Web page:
The conservation of orthologs of most subunits of the origin recognition complex (ORC) has served to propose that the whole complex is common to all eukaryotes. However, various uncertainties have arisen concerning ORC subunit composition in a variety of lineages. Also, it is unclear whether the ancestral diversification of ORC in eukaryotes was accompanied by the neofunctionalization of some subunits, for example, role of ORC1 in centriole homeostasis. We have addressed these questions by reconstructing the distribution and evolutionary history of ORC1-5/CDC6 in a taxon-rich eukaryotic data set. First, we identified ORC subunits previously undetected in divergent lineages, which allowed us to propose a series of parsimonious scenarios for the origin of this multiprotein complex. Contrary to previous expectations, we found a global tendency in eukaryotes to increase or decrease the number of subunits as a consequence of genome duplications or streamlining, respectively. Interestingly, parasites show significantly lower number of subunits than free-living eukaryotes, especially those with the lowest genome size and gene content metrics. We also investigated the evolutionary origin of the ORC1 role in centriole homeostasis mediated by the PACT region in human cells. In particular, we tested the consequences of reducing ORC1 levels in the centriole-containing green alga Chlamydomonas reinhardtii. We found that the proportion of centrioles to flagella and nuclei was not dramatically affected. This, together with the PACT region not being significantly more conserved in centriole-bearing eukaryotes, supports the notion that this neofunctionalization of ORC1 would be a recent acquisition rather than an ancestral eukaryotic feature.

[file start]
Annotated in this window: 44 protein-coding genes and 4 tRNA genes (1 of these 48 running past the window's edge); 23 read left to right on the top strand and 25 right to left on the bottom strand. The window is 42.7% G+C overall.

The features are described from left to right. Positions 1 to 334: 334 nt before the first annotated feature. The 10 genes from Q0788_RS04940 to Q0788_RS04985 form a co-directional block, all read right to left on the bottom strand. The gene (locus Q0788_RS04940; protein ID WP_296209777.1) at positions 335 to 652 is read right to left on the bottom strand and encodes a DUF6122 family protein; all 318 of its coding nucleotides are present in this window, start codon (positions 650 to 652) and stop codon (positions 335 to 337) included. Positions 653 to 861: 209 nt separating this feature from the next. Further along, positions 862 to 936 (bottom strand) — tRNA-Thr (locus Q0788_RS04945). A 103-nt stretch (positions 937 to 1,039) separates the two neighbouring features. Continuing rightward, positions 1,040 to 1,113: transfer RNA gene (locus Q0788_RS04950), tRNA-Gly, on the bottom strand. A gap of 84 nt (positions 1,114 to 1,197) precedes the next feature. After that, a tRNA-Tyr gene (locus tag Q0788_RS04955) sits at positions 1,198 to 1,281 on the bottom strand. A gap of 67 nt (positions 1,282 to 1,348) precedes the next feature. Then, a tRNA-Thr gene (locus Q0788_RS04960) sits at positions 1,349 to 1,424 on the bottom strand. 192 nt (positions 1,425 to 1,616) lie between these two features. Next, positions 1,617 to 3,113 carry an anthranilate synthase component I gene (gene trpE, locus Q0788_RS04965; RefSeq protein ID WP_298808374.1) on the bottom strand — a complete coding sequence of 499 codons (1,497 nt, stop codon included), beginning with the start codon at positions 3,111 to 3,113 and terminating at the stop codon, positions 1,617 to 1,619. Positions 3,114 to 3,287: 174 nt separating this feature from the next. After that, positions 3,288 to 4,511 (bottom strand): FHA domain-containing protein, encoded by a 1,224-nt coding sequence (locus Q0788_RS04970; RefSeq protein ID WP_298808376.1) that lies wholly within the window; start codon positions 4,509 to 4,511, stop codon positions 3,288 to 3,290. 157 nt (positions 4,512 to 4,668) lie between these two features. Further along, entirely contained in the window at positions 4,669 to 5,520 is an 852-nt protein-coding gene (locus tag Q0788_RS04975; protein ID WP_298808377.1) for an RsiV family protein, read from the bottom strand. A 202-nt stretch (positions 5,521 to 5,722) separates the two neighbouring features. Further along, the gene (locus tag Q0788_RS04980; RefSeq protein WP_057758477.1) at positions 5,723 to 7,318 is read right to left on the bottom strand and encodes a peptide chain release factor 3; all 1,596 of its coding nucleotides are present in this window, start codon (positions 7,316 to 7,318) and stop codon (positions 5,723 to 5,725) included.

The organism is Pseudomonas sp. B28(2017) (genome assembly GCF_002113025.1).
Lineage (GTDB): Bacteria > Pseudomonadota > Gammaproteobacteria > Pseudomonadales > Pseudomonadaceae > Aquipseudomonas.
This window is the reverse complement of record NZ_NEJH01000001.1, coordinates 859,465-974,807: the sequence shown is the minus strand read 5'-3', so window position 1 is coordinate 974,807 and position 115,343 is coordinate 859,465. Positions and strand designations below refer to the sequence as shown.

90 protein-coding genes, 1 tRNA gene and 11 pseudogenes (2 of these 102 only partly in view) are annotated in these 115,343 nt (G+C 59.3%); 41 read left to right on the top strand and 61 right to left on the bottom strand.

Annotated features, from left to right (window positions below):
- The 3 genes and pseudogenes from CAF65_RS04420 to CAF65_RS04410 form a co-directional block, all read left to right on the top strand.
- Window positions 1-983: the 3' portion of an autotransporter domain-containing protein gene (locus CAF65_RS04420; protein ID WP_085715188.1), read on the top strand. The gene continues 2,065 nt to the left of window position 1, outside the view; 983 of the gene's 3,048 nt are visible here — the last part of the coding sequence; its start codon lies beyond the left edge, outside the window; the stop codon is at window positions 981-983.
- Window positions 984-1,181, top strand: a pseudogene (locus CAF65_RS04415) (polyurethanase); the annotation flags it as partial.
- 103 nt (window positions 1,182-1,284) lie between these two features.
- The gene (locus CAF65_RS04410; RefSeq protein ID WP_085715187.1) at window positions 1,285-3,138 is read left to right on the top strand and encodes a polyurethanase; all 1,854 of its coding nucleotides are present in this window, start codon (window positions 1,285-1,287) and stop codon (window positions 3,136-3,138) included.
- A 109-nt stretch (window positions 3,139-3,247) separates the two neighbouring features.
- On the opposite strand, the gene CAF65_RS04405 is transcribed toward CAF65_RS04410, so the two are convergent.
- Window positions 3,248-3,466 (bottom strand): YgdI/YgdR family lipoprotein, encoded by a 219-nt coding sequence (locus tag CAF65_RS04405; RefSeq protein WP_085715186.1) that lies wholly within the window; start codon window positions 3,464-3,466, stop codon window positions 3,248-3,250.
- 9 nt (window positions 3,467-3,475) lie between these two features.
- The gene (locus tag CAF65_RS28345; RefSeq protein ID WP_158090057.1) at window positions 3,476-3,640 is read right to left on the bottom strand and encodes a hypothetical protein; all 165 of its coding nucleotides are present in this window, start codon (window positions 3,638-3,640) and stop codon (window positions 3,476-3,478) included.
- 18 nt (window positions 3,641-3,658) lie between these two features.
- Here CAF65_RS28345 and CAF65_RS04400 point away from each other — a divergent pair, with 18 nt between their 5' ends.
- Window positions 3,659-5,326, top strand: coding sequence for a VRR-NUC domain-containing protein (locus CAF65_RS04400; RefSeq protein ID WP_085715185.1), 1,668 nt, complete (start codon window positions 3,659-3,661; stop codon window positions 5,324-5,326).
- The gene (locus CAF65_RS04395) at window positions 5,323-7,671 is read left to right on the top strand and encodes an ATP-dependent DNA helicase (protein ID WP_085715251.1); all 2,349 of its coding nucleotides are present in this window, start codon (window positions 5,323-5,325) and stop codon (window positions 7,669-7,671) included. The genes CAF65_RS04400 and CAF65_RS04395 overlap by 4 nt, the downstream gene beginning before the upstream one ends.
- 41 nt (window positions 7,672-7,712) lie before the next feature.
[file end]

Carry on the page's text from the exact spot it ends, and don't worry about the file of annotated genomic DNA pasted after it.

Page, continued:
Keywords: DNA replication; centriole; eukaryotic evolution; gene loss; origin recognition complex (ORC); parasitism, whole genome duplication.
© The Author(s) 2020. Published by Oxford University Press on behalf of the Society for Molecular Biology and Evolution.